Part of the focus of the field studies in Stenungsund related to FRAM has been on storm water runoff, including the presence of organic pollutants and inorganic material. Natural waters are recipients of different types of contaminants derived from anthropogenic activities. With the implementation and optimization of wastewater treatment facilities and the separation of relatively clean storm water from domestic or industrial wastewater, the relative importance of these discharges as drivers for water pollution has increased.
Storm water runoff has been identified as a significant nonpoint source of contaminants to waterbodies close to urban centres. Apart from organic substances that are carried with the storm water, particles (that have been deposited in surfaces or stored in small ponds under dry conditions) are also carried away during rainfall affecting the chemical composition of the recipients as well as the water quality.
In June of 2018 Prof. Werner Brack’s analytical team from the Helmholtz-Centre for Environmental Research GmbH – UFZ (Leipzig, Germany) one of the world’s leading environmental chemistry groups, made a dedicated sampling campaign in the Stenungsund area together with researchers from FRAM. Fluxes of 300+ chemicals into the environment in Stenungsund have been identified, part of those corresponding to samples from Stenunge Å which acts as storm water collector for a district of Stenungsund. Extracts from samples from the water body in the bay, containing concentrated organic substances, will be used to identify possible effects of the mixture on selected organisms.
In parallel to that study, a preliminary survey of the presence of inorganic contaminants associated to storm water runoff was conducted.
During 2019, a study on the occurrence of inorganic particles in storm water was carried out in the area. This study is complimentary to the one performed in 2018 mentioned above. The concentration of inorganic particles was compared in water samples collected during a dry period and during a rain event.
The aim of the study was to estimate the contribution of contaminants from the catchment area, which includes heavy traffic roads, an industrial complex, and a residential area and discharges the fjord. The sampling site was a small stream in Stenungsund, Sweden and the runoff area consists of industrial and residential areas. This study evaluates two relatively new methods for identifying inorganic particulate pollutants in storm water: scanning electron microscopy with automatic particle identification (SEM-EDX) and single particle ICP-MS. The water samples were filtered using membranes and analysed with SEM-EDX. The filtered samples were analysed further with single particle ICPMS. This type of studies highlights the overall distribution of natural particles since they are several orders of magnitude more abundant than anthropogenic particles.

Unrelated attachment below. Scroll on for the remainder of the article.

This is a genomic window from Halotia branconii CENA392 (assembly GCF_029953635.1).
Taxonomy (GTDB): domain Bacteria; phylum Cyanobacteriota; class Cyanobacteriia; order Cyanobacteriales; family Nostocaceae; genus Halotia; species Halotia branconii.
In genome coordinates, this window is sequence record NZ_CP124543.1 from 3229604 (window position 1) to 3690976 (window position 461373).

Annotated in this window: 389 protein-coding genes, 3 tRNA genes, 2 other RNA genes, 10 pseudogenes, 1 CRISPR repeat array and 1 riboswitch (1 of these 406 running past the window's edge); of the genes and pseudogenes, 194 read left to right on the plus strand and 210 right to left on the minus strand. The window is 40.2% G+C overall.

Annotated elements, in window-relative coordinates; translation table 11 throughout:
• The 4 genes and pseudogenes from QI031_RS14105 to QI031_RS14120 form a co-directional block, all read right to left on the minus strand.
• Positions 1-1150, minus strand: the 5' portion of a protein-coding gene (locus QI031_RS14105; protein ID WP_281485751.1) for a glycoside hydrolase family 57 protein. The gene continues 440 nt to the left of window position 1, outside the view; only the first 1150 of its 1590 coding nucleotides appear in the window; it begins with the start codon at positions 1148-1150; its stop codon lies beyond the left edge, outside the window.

In addition, FRAM researchers have also participated in assignments related to plastic pollution. During 2019, a study on the examination of micro-debris along Bohuslän beaches and in sediments near Stenungsund was produced as part of a parallel assignment for the Swedish environmental agency, which is publicly available.1 The beach sampling outside Stenungsund took place in the proximity of Stenunge Å. The results from the area were compared with samples taken in other zones in the same study. Stenungsund samples showed a larger amount of plastics related to plastic production suggesting that local sources of microplastics and waste during production and transport have a significant impact on local pollution levels.
Legal analysis of the chemical status
The legal analysis of the chemical status in Askeröfjorden and sources of pollution affecting this status has during 2019 been focusing on the VISS data, showing four substances contributing to the exceedance of the water quality standard (antracen, mercury, TBT, brominated diphenylethers). The intention is to understand why the levels are exceeded and the role of formal rules of consideration and their enforcement. In the summer of 2019, a new PhD-student (Julia Johansson) started a project aiming at analyzing gender in chemicals legislation. One of her first tasks is to contribute to the legal part of the Stenungsund case study but with the intention to be able to further use this material in her analysis of gender and power distribution in relation to different actors and substances. Results are expected to be presented in 2020.